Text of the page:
Even by the seismic standards of the seventies, 1978 was a pivotal year. Punk’s revolutionary impact had translated into global success as The Clash and Blondie scaled the charts in the U.K., while the Saturday Night Fever soundtrack was No.1 for months on both sides of the Atlantic, cementing disco as a world movement.
As editor of monthly punk fanzine Zigzag during this period, I was relentlessly bombarded by new records. Some were cutting-edge, most were derivative dreck.
One particular seven-inch single that arrived from the EMI Records press office a few days before Christmas 1977 was most definitely in the former category. Titled Wuthering Heights, it sounded like nothing else around; operatic, other-worldly and bathed in atmospheric magic.
The eye-catching cover image featured an exotically beautiful black-haired girl wrapped in just a scarf, hanging on to a kite. Her name was Kate Bush. And, although nobody could have known it at the time, the unknown singer-songwriter was about to become one of the most influential, successful and enigmatic female artists The UK has ever produced.
Need more British content? Check out ACORN TV for brilliant options.
More than 40 years after that unique calling card, Kate Bush occupies a singular position in the world – one that allows her to do what she wants, when she wants, whether that’s leaving a 12-year gap between albums or a 35-year one between live shows. The sense of mystery that surrounds her has only grown with time, as has the devotion of her fans.
In 2014 she sold out 22 nights at the old Hammersmith Odeon in minutes is testament to her rare status and her ability to surprise. The news of those shows – which marked her first proper live appearances since 1979’s Tour of Life – eclipsed even the return of David Bowie in terms of unlikelihood.
Watching the fuss surrounding Bush’s surprise return prompts a smile but little real shock in long-time observers and confidantes. I spent time with the singer in the early ’80s, during what was a stormy, transitional period in her career. That was the point where she found her artistic feet and proceeded to put them down with a resounding thump, letting both her record company and the public know that, after an auspicious entry and exhausting stretch toeing the music business line, everything she did from here on would be on her own terms in her own time.
I interviewed her three times over five years: for 1980’s career-affirming Never For Ever; for 1982’s audacious The Dreaming; and for 1985’s world-winning Hounds of Love. As I was editing Zigzag – still a dispatch from punk’s front line but willing to cover anything radical and different – she had to be convinced my intentions were honorable.
Enticed by her defiantly individual stance, I wanted to find out what made her tick and present her in a different light from the usual boyfriend speculation and digging for headline-friendly “weirdness.” She felt her potential audience was being restricted by the way the media had portrayed her, and decided, as she told me, that “it’s really good for me to speak to other magazines.”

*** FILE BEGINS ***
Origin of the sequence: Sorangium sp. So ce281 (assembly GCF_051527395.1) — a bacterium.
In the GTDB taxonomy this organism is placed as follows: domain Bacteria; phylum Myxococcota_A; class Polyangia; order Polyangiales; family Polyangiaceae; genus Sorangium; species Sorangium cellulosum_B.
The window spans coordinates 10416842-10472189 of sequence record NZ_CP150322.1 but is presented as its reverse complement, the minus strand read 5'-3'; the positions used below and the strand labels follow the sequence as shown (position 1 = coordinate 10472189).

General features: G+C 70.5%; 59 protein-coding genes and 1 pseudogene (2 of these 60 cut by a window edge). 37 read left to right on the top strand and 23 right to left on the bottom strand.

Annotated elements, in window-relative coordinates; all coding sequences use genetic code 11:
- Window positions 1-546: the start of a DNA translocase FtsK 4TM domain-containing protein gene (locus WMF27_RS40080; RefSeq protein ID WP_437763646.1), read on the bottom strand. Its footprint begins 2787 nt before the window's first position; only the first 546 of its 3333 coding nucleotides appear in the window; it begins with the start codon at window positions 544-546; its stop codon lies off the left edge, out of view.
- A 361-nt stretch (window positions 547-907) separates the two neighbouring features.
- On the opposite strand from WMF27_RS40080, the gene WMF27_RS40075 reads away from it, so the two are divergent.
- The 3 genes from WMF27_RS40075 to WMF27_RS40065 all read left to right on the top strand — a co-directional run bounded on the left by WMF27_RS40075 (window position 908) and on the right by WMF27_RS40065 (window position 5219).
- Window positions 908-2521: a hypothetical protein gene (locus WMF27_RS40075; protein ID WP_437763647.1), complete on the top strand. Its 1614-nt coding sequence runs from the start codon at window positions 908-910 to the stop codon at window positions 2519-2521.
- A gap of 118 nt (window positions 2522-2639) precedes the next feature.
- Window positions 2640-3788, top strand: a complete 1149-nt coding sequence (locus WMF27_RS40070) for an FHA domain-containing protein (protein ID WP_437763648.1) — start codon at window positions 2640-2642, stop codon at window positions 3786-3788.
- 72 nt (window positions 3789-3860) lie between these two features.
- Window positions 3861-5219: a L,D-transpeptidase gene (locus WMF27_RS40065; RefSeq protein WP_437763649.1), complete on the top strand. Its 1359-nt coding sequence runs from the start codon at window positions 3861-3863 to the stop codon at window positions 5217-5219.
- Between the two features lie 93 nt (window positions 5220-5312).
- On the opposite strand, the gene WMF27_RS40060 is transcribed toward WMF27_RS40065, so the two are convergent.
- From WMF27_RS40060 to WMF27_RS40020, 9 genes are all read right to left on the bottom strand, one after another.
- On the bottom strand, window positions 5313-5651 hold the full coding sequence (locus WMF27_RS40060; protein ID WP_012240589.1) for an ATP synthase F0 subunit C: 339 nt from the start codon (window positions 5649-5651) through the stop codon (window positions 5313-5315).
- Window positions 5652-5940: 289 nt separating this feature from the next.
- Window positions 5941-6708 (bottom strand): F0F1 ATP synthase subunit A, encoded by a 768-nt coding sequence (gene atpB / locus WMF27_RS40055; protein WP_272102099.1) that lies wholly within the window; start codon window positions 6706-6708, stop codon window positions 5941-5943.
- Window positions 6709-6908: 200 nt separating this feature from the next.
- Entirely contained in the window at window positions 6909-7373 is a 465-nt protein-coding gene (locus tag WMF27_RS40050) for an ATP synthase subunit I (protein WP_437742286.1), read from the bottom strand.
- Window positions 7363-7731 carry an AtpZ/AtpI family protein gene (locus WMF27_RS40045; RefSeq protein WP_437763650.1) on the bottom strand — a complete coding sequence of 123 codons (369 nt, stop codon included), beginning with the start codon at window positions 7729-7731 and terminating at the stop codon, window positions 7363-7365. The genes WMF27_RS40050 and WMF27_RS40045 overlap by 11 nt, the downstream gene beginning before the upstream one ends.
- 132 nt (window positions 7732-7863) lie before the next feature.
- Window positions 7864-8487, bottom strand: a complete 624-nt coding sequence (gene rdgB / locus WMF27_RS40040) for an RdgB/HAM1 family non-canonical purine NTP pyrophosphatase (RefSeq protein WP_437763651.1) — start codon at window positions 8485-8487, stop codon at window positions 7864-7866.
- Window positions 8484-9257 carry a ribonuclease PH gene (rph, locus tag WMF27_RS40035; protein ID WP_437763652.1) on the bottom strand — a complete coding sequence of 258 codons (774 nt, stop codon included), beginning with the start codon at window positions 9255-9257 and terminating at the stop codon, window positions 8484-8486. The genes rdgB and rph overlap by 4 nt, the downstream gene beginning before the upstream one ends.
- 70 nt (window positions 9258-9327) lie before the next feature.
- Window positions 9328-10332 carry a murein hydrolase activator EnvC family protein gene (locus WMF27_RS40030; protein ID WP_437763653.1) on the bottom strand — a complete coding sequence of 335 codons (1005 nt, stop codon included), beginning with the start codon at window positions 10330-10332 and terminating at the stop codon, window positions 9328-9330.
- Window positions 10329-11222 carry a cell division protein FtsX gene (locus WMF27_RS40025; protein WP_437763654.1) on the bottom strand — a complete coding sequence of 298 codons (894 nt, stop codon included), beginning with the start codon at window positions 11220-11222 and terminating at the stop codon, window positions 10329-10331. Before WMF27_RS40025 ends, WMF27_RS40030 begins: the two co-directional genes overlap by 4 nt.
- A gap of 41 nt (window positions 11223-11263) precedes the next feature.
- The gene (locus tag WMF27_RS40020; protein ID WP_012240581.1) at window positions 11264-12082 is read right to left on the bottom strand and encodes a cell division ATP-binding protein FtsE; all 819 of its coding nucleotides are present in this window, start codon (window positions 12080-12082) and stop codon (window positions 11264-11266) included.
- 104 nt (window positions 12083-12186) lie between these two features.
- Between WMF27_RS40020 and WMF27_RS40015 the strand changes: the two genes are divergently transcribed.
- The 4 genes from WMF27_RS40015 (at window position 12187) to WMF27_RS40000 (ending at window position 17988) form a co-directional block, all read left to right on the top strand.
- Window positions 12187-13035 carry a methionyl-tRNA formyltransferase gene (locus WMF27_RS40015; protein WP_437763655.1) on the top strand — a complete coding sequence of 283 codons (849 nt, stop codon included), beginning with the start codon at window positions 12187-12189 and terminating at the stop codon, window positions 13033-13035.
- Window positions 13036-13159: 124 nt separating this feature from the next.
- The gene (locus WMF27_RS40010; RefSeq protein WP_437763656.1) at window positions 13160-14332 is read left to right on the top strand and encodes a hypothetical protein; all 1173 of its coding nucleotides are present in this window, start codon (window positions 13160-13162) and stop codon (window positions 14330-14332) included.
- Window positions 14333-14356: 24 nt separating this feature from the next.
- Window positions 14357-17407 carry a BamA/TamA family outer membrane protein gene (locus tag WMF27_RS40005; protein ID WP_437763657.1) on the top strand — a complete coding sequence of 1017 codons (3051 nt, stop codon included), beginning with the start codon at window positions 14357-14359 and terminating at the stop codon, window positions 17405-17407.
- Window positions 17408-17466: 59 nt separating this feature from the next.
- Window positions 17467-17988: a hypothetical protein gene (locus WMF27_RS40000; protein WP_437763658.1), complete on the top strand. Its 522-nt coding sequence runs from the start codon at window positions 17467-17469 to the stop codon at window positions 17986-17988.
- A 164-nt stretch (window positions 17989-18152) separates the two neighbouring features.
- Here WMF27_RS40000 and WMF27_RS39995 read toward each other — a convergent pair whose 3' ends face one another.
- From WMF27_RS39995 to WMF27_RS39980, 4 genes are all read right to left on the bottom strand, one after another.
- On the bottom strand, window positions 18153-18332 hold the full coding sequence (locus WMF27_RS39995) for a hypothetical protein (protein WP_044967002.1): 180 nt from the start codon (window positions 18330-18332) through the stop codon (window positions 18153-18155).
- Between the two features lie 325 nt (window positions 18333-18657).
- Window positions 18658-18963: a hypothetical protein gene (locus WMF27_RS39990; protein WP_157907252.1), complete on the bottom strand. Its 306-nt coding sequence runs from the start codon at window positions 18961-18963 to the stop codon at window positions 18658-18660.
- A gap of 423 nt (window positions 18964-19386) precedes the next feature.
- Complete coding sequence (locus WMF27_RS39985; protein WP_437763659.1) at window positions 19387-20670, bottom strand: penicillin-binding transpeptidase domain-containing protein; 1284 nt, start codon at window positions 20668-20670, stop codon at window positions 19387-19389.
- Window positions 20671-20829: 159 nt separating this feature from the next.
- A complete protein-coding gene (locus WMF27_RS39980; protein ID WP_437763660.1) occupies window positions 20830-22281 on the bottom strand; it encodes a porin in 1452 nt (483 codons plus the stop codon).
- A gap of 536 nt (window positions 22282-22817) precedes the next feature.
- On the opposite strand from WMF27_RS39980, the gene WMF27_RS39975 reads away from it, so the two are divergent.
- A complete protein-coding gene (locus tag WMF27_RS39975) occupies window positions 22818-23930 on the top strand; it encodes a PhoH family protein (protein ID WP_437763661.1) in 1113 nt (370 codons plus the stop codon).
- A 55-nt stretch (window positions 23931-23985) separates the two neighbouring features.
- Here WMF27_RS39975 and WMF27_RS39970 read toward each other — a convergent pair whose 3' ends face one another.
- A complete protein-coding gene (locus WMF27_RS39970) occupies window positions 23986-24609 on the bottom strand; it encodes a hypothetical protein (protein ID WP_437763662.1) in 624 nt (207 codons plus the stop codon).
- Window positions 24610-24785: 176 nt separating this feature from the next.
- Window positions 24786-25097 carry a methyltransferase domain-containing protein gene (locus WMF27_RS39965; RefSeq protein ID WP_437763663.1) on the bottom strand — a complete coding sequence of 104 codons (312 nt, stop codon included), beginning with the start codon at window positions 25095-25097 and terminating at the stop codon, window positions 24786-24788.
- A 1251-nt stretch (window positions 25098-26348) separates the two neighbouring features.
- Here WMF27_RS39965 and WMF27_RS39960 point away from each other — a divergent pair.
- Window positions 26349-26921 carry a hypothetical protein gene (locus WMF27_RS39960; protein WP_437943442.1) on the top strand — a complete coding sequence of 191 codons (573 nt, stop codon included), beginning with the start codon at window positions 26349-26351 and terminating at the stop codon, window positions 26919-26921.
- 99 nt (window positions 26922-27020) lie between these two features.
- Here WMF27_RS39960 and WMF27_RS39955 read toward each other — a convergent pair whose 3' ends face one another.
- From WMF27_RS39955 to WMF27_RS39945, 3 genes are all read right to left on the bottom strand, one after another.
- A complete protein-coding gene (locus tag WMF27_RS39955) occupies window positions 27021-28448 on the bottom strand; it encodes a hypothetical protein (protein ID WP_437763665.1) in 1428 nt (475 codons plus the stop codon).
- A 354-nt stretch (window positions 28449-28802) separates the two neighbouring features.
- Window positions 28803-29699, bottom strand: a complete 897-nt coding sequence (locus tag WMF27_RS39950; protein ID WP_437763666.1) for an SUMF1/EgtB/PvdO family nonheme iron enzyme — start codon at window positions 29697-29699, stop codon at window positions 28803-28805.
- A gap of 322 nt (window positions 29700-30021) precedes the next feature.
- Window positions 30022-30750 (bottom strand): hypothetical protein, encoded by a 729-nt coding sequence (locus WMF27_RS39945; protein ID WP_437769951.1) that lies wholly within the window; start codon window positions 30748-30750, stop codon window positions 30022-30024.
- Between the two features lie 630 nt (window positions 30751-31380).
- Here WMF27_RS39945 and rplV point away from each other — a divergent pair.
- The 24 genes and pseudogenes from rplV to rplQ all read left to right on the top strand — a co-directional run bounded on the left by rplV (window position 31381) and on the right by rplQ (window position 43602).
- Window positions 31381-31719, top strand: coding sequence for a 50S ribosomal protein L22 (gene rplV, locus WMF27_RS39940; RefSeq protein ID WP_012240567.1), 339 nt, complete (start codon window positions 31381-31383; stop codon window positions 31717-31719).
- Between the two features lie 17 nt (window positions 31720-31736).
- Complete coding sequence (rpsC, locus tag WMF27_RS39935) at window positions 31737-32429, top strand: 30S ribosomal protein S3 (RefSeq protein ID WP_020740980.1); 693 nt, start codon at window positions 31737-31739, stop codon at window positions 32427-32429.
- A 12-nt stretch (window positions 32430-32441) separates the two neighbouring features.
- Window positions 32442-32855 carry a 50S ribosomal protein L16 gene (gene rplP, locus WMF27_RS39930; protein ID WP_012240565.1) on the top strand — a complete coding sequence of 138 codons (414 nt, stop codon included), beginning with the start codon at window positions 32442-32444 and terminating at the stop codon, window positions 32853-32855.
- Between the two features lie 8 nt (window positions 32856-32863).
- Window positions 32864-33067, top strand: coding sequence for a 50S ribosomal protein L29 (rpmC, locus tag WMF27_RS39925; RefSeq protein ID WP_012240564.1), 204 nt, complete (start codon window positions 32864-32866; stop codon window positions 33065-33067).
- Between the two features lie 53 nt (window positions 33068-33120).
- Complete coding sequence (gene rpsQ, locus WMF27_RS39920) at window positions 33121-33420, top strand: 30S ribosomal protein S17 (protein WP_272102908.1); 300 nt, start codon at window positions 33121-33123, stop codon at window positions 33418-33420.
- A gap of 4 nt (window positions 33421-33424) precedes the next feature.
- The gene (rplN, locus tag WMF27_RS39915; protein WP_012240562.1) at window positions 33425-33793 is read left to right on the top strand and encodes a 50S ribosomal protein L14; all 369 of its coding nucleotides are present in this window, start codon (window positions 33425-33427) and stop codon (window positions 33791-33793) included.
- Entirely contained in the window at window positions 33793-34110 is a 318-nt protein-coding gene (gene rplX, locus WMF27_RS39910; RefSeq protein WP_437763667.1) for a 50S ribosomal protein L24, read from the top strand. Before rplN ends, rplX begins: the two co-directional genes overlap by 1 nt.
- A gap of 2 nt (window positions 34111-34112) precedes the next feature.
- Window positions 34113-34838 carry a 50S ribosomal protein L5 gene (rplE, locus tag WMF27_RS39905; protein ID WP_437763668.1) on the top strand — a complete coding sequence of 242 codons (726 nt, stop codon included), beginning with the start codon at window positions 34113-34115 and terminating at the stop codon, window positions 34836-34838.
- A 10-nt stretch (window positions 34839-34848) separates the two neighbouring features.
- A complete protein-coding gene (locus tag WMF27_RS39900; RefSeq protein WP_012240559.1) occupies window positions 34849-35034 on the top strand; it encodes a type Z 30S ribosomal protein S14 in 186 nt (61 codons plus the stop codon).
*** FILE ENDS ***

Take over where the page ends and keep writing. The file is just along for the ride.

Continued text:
She was, as has been said so many times, naturally friendly and innocently bewitching as she chatted about anything and everything in her sweet South London accent, displaying a maturity way beyond her 21 years. We hit it off over a mutual love of Captain Beefheart (“He’s not mad at all, it’s perfectly real,” she said), and this interview-room relationship blossomed over the next five years.
These marathon conversations, which Kate described as “like two psychiatrists talking,” revealed a young woman in total control of a destiny that seemed to unfold like a yellow-brick road in front of her, to be skipped on when and how she pleased. Each time, she seemed to decide aloud there and then to record a new album instead of touring again.
Punk’s liberating energy had gripped Kate too by 1978, as she voiced support for the loud trail it had blazed through the weak, bland formulas dominating music. “Punk has actually done a lot for me in England,” she declared in US magazine Trouser Press. “People were waiting for something new to come out; something with feeling. If you’ve got something to tell people, you should lay it on them.”
She picked up that theme at our first meeting, in 1980, declaring her artistic independence and her life’s mission from here on. “It’s so bloody easy to be forgotten. It’s so easy to go under unless you fight. Everyone has to fight, and there are different ways of fighting. I’m definitely trying to state my presence. I must be. It’s important for me to do things on a one-man basis.
“I seem to work, produce, create better as one entity, and then I involve others for feedback. That seems to be the ideal way for me to work. You see, musically, too, I feel I’ve only just begun. I’m not doing what I want to do musically yet. I’m getting there, but it’s nowhere near to what I actually want.”
Kate Bush seemed to arrive fully formed with Wuthering Heights, but the story of the 19 years before that game-changing hit single is even more remarkable and unique: a pre-internet fantasy driven by precocious raw talent, nurtured the right way with a rare kind of upbringing and determination to do things her way.
On one hand, her upbringing could be viewed as being that of a privileged prodigy. Born in Bexleyheath, south-east London on July 30, 1958, she grew up in a 350-year-old farm in Welling, Kent, the Bush family home since the ’50s. The wood-beamed farmhouse provided a maze of private spaces where the young Kate and her two elder brothers, John and Paddy, could explore anything from the literature in the library and the grand piano in the front room, to the old barn where she conducted her first musical forays on a rotting harmonium.
Although she didn’t have to get a Saturday job, she worked hard to achieve the personal goals she set herself, encouraged by her doctor dad. She wasn’t a carefree child; she thought deeply about everything, channeling her inner turbulence into poems and, later, songs.
“I had such an excess of emotion that I needed to get it out of my system and writing was how I did it,” she told me. “I think everyone is emotional, and I think a lot of people are afraid of being so, they feel that it’s vulnerable. Myself, I feel that it’s the key to everything, and that the more you can find out about your emotions the better.”